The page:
Bush dwells on Iraq, US economy in his State of the Union speech

Bush dwells on Iraq, US economy in his State of the Union speech
# 29 January 2008 10:59 (UTC +04:00)
With barely 12 months before his term ends, and less before the race to the November elections all but sidelines him, Bush also vowed to "confront" Iran where necessary and do "everything we can" to reach a Middle East peace deal.
The president used his final annual State of the Union address to defend his deeply unpopular handling of what US voters say are their top two concerns: the nearly five-year-old Iraq war and economic turmoil.
"In the long run, Americans can be confident about our economic growth, but in the short run, we can all see that that growth is slowing," he said, urging lawmakers to speed approval of a 150-billion-dollar (102-billion-euro) stimulus package he agreed last week with Congressional leaders.
On Iraq, Bush defended his decision one year ago to "surge" 30,000 more troops into the war-torn country and warned that a hasty troop withdrawal would leave the fragile political and security progress there in ruins.
"Having come so far and achieved so much, we must not allow this to happen," he declared, adding that US forces were starting to come home and more would do so in 2008 as their role there changes.
"Our objective in the coming year is to sustain and build on the gains we made in 2007, while transitioning to the next phase of our strategy. American troops are shifting from leading operations, to partnering with Iraqi forces, and, eventually, to a protective overwatch mission," he said.
Bush cautioned that "we can still expect tough fighting ahead." A senior aide said a progress report in March or April would shape any draw-down decision beyond current plans to bring some 20,000 soldiers home by July.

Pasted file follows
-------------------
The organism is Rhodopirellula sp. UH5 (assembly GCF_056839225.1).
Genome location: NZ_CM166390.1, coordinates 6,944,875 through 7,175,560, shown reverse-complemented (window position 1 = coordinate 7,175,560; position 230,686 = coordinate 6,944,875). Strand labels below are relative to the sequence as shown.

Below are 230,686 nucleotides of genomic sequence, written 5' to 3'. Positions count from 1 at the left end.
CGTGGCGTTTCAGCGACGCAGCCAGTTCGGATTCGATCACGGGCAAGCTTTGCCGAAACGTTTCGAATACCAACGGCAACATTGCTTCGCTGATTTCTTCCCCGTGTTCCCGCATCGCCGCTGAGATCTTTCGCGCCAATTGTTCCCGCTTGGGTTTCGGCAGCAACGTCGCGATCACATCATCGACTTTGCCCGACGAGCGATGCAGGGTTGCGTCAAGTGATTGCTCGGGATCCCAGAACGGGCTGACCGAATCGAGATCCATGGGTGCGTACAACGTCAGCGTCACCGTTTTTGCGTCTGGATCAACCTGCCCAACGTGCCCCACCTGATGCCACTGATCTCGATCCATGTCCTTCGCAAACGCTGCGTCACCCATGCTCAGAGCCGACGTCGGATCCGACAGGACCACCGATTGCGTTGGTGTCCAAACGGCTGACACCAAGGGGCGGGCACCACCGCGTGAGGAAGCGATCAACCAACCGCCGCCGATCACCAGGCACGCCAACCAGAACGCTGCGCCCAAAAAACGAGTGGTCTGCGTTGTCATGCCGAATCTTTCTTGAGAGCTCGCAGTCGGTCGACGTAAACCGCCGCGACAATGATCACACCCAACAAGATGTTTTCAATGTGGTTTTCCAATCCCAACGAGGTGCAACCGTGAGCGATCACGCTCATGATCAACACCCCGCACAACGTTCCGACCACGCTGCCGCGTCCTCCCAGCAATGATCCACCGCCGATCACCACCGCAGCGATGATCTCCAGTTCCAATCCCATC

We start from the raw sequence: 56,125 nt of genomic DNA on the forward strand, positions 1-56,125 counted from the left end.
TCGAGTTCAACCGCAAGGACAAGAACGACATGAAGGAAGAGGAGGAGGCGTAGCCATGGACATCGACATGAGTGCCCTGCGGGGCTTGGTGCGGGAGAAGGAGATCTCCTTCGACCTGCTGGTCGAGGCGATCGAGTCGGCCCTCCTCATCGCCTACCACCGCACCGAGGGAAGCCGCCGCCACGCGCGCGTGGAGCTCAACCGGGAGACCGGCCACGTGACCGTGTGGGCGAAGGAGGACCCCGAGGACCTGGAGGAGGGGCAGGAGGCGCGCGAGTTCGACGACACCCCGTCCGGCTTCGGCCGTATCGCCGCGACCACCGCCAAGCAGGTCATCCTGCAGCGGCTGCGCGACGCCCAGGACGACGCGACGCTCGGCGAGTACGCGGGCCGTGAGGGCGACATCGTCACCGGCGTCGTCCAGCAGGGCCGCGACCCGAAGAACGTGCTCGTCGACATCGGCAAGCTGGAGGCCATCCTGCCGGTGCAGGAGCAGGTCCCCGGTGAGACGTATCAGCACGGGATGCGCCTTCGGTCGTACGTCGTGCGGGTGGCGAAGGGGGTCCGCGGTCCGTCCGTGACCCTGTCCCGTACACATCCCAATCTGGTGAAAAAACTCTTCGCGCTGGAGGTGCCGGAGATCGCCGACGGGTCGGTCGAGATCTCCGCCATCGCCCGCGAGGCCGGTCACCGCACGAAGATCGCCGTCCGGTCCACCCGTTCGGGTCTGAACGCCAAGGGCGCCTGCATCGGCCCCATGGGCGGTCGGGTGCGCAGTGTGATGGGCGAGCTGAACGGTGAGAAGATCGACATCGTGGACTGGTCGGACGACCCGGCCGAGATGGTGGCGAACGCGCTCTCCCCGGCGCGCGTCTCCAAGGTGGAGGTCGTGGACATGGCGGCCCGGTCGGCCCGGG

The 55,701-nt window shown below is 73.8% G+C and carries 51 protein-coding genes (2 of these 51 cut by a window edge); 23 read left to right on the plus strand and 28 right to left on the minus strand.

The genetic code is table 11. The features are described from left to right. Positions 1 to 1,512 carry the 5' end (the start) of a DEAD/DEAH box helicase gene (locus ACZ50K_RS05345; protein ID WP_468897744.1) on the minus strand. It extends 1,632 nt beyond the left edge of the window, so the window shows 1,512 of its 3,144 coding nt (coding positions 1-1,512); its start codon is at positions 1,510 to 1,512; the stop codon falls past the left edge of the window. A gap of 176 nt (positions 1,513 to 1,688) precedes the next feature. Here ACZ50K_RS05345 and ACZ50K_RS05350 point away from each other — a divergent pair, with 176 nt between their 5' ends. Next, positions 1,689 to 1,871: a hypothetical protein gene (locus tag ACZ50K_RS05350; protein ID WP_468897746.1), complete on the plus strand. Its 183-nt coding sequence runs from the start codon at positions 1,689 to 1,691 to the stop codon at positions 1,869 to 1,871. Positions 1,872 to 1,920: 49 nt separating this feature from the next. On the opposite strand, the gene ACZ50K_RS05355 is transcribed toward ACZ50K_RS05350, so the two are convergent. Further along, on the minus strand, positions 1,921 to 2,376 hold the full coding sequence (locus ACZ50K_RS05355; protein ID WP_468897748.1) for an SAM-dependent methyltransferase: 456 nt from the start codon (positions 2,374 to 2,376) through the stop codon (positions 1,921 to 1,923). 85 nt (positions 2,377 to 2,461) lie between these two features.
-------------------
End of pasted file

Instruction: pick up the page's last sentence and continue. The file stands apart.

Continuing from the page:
Bush had promised the crackdown would quiet sectarian violence that he blamed for thwarting Iraqi national reconciliation and that Iraqi security forces would be in charge of the whole country by November.
But 2007 proved the deadliest year for US troops since the 2003 invasion, major political progress has been elusive, and Iraqi officials have suggested that it may not be until 2012 that they can assume full control of security.
The president unveiled no bold new proposals, instead frequently invoking "the past seven years" in a speech that, at times, sounded as if he were polishing his legacy, anticipating his own political obituary.
Democrats hope that deep dissatisfaction with his record will help them retain control of Congress and reconquer the White House. Some of his Republicans worry he could be a liability.
A January 20-22 Wall Street Journal survey found that 64 percent of Americans disapprove of Bush’s handling of the economy and 67 percent his record on Iraq -- issues that will shape the race to succeed him.
The leading Democratic presidential hopefuls, Senators Hillary Clinton and Barack Obama, roundly criticized Bush on the leading issues in his speech.
Clinton called it "more of the same -- a frustrating commitment to the same failed policies that helped turn record surpluses into large deficits, and push a thriving 21st-century economy to the brink of recession."
Obama said: "The only way we’re finally going to pressure the Iraqis to reconcile and take responsibility for their future is to immediately begin the responsible withdrawal of our combat brigades."
He described the speech as "full of the same empty rhetoric the American people have come to expect from this president."
The Republican nationwide presidential frontrunner according to poll averages, John McCain, backed Bush’s economic package. "We should pass it quickly," he told CNN news.
Bush, who used the annual speech in 2003 to lump Saddam Hussein’s Iraq with Iran and North Korea in an "axis of evil," urged Tehran to freeze uranium enrichment that Washington fears is a step towards nuclear arms, and to stop backing extremists abroad.
"America will confront those who threaten our troops, we will stand by our allies, and we will defend our vital interests in the Persian Gulf," he warned.
Bush called for the United States to stay the course in Afghanistan, for his giant tax cuts to be made permanent, and pressed the Congress to approve free trade pacts with Colombia, Panama and South Korea.
"If we fail to pass this (US-Colombia) agreement, we will embolden the purveyors of false populism in our hemisphere," he said. An aide confirmed this was a swipe at Venezuelan President Hugo Chavez. /APA/
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